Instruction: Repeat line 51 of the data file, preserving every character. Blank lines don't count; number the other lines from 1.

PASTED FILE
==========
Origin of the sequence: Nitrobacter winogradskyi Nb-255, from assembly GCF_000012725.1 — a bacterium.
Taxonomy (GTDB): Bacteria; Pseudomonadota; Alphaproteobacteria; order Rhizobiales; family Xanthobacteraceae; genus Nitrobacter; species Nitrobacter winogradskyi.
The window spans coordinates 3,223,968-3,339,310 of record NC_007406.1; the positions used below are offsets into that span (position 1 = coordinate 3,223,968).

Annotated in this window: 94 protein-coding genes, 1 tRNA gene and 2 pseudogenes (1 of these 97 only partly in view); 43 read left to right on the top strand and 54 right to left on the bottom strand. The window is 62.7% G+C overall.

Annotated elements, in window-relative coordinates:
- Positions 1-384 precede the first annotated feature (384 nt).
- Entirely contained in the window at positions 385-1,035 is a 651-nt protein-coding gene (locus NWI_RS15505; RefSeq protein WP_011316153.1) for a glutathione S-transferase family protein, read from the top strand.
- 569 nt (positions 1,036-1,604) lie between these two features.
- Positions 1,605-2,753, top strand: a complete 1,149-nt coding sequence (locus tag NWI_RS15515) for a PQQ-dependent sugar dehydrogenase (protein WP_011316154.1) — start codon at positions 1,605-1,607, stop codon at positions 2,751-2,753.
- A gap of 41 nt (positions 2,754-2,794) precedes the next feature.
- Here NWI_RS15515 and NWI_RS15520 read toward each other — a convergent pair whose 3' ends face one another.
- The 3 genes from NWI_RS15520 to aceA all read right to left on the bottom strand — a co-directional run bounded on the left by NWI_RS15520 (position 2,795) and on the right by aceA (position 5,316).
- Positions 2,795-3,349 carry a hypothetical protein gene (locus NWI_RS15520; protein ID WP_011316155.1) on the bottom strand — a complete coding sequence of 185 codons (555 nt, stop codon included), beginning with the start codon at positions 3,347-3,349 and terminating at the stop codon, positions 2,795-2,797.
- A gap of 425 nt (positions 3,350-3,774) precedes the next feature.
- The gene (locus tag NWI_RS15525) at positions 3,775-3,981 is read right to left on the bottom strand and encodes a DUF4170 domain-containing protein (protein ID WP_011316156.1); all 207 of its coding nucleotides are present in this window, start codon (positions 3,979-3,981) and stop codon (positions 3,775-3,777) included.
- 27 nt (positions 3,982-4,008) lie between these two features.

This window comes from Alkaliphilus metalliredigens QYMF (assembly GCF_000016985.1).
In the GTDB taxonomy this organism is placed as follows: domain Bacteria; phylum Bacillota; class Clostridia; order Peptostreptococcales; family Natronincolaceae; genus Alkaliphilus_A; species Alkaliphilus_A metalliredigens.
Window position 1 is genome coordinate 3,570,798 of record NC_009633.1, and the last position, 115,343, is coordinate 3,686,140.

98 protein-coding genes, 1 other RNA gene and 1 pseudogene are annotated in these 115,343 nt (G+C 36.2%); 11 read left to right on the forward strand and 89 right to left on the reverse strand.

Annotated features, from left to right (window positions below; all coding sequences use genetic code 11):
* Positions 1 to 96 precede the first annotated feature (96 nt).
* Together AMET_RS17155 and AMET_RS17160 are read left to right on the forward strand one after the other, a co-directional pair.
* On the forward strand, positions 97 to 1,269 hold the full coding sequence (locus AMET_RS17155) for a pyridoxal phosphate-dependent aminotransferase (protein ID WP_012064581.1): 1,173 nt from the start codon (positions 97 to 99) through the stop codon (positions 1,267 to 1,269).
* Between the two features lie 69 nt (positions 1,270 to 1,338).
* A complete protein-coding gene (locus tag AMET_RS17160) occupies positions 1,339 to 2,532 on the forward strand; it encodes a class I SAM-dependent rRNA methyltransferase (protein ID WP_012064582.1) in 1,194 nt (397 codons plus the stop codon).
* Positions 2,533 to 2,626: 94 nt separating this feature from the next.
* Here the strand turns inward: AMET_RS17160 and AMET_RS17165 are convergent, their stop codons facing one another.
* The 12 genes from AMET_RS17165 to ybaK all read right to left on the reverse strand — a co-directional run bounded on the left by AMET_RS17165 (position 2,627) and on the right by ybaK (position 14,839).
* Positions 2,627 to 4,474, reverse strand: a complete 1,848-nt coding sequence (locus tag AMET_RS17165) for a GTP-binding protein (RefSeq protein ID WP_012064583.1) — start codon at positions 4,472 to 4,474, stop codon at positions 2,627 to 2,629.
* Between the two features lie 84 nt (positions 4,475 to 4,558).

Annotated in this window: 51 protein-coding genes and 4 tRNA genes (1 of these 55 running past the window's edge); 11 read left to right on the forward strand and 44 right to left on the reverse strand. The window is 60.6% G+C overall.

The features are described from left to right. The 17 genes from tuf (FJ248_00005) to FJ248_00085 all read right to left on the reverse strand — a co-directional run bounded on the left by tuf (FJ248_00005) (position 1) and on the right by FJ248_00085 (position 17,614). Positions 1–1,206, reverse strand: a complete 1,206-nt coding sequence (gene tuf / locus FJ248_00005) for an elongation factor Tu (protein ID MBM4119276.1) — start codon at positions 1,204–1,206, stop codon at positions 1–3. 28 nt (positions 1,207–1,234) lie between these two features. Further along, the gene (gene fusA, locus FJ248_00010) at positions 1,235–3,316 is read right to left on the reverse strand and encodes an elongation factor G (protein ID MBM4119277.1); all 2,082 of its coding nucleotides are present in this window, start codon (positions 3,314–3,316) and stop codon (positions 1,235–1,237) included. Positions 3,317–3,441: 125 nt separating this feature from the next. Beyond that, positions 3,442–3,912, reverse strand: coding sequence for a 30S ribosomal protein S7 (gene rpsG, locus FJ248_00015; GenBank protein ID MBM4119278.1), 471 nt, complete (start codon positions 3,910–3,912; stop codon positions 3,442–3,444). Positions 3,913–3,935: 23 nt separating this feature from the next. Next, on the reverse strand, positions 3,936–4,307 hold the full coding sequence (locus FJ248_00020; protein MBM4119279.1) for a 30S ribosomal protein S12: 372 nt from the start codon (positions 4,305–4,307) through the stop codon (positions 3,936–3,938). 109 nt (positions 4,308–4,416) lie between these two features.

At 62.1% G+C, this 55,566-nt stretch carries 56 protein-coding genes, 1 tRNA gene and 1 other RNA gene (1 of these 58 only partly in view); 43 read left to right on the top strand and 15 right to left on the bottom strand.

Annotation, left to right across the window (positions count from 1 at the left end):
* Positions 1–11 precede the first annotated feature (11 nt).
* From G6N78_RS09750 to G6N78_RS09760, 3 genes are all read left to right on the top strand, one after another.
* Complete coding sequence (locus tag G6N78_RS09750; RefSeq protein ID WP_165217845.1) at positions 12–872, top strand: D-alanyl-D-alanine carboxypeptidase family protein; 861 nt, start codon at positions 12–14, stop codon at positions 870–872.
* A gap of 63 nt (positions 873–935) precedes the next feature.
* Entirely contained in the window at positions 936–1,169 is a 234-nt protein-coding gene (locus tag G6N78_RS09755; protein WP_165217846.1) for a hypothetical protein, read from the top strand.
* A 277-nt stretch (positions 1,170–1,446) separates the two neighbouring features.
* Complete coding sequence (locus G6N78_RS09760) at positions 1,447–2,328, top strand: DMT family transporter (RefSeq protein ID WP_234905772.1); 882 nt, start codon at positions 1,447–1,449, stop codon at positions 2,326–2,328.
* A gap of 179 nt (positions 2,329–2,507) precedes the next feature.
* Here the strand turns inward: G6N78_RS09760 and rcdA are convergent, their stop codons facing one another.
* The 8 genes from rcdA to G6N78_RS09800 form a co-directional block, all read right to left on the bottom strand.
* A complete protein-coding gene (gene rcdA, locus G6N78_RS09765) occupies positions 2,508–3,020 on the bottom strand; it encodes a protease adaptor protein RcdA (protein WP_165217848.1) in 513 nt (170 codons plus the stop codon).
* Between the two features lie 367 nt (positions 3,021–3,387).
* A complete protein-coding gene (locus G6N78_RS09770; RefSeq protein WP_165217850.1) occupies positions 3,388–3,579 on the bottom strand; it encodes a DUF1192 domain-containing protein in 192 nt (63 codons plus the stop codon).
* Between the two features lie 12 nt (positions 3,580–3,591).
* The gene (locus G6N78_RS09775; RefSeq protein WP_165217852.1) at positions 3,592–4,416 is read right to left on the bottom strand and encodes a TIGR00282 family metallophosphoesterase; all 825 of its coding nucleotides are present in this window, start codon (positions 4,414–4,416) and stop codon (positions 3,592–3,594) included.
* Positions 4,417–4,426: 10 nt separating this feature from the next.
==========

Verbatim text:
* Positions 4,417–4,426: 10 nt separating this feature from the next.